Up until a couple months ago, developers looking to build in Dagsboro brought their proposed projects before Dagsboro Town Council and professional planner Kyle Gulbronson of URS (on retainer with the town).
Council members vetted new projects themselves, referring to the town’s zoning ordinances and relying on advice from Gulbronson and various state agencies. Then, in August of 2003, the Office of State Planning Coordination (OSPC) certified Dagsboro’s first-ever Comprehensive Plan.
With that certification, the town was officially open for the development business — but perhaps few residents could have predicted just how much business was coming.
Dagsboro is divvying up the work a little differently these days. The town has established a standing Planning and Zoning (P&Z) Commission, and commission members have assumed responsibility for administration of the finer points of site plan review.
They’re also slated to take a role in offering council members recommendations on proposed major subdivisions, conditional uses and changes of zone — once the town lifts its recently-imposed moratorium on such applications.
The P&Z will be working to modify a few zoning ordinances, toward better alignment between Comprehensive Plan and municipal code, until that moratorium expires on July 24.
And commission members are giving projects already in the pipeline yet another going-over. Incumbent council members and Dagsboro residents who attended council meetings this past summer have seen these projects before, perhaps several times.
Now it’s the P&Z’s turn, and commission members reviewed site plans during their Feb. 1 meeting or: (1) the Cummings and Clark project, comprising two large commercial buildings, (2) the big, 430-unit General’s Green project, (3) the Village on Pepper Creek project — 87 lots and single-family homes; and (4) the 15-lot B/Z Builders subdivision.
Cummings and Clark
The Cummings and Clark project is located just west of Royal Farms, on Clayton Street. Developers are planning 15,000 square feet in commercial retail space, and another 20,000 in office space. Gulbronson had a few comments regarding landscaping and buffering between the site (which also houses, and shares an entrance with, Mediacom) and adjacent residential properties.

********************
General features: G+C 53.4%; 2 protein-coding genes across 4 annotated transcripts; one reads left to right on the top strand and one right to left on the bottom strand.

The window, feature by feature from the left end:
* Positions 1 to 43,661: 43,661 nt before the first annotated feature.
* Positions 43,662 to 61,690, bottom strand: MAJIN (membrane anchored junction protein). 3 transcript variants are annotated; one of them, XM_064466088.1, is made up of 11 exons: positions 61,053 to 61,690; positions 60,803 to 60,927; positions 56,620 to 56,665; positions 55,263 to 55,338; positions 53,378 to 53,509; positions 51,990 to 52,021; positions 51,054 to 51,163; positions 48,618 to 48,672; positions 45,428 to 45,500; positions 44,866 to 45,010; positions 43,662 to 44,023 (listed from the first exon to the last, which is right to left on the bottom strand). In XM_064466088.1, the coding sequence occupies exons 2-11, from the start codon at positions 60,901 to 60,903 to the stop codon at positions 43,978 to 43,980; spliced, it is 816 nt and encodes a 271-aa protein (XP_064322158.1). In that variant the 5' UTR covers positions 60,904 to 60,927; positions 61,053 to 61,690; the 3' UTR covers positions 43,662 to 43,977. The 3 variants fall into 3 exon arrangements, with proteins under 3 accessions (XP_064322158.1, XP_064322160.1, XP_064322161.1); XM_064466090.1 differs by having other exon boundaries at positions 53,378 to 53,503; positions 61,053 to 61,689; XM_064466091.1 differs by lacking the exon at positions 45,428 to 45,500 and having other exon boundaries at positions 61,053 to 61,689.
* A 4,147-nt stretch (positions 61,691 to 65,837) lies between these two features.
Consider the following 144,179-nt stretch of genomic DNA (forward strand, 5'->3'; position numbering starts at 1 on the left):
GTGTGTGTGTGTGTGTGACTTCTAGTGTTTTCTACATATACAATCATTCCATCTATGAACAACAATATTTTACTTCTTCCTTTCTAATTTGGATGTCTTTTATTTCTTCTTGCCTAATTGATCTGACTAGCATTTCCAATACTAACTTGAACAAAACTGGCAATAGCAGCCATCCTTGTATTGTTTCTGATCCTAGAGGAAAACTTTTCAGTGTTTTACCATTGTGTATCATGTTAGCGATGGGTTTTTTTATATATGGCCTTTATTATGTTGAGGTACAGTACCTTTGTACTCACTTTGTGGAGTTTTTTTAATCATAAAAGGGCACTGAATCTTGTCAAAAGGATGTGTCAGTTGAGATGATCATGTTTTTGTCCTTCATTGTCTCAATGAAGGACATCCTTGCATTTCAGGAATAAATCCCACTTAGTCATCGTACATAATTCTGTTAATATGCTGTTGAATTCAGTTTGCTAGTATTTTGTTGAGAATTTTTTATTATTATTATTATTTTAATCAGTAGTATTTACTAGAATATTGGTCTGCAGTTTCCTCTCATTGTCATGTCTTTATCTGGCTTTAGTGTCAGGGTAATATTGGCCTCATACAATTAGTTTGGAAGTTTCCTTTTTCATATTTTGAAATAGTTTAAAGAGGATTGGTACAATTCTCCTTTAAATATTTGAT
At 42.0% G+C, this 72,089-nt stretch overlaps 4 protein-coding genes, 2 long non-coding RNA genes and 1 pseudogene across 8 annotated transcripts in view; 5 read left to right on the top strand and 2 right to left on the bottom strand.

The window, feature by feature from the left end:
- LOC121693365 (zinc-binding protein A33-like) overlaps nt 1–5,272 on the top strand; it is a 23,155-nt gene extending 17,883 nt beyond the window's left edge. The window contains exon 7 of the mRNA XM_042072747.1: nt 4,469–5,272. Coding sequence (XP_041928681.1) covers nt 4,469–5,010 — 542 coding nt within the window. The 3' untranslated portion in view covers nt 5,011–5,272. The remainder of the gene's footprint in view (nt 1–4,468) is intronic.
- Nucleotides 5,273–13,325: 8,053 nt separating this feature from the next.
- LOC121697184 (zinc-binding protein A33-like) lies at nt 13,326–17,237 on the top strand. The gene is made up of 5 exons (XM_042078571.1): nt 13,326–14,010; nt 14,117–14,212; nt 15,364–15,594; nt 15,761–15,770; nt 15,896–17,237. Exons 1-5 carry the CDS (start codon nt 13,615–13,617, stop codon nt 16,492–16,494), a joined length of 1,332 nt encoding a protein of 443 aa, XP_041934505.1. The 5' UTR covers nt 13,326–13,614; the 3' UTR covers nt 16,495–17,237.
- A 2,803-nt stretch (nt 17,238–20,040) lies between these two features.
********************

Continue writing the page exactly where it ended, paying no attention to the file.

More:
Planner John Murray (Kercher Engineering) said the builders were still waiting to hear back from state agencies on several issues, primarily one associated with a 250-foot construction easement along Pepper Creek.
As Gulbronson pointed out, numerous property owners along Pepper Creek were running into this problem.
“Why is it these easements never showed up on the deeds?” asked Commission Member Clay Hall. Gulbronson said that was still unclear. “So, you could buy a piece of property, run a title search — and still end up with a lot that’s unbuildable?” Hall rejoined.
Attorney Dennis Schrader would later suggest that the 250-foot easement had been set aside for the Army Corps of Engineers (ACOE), when they dredged the creek many years ago, as a place to dump dredge spoils.
“It appears that the intent of the language was to create a disposal site for the spoils from the tax ditch,” Schrader said. “It seems that it was supposed to be temporary, but it’s not so noted.”
“Unfortunately, I’m not sure why the drainage section (a vision of the Department of Natural Resources and Environmental Control – DNREC) didn’t pick up on this earlier,” Gulbronson said. “This just came up in the last few weeks.”
It’s perhaps difficult to fathom today, but Pepper Creek at one time fell under the Army Corps aegis, as “navigable waters of the United States.” It’s now maintained as part of the local system of tax ditches.
Murray suggested the 250-foot easement was no longer necessary, and a 25-foot easement would suffice (for access to maintain the ditch).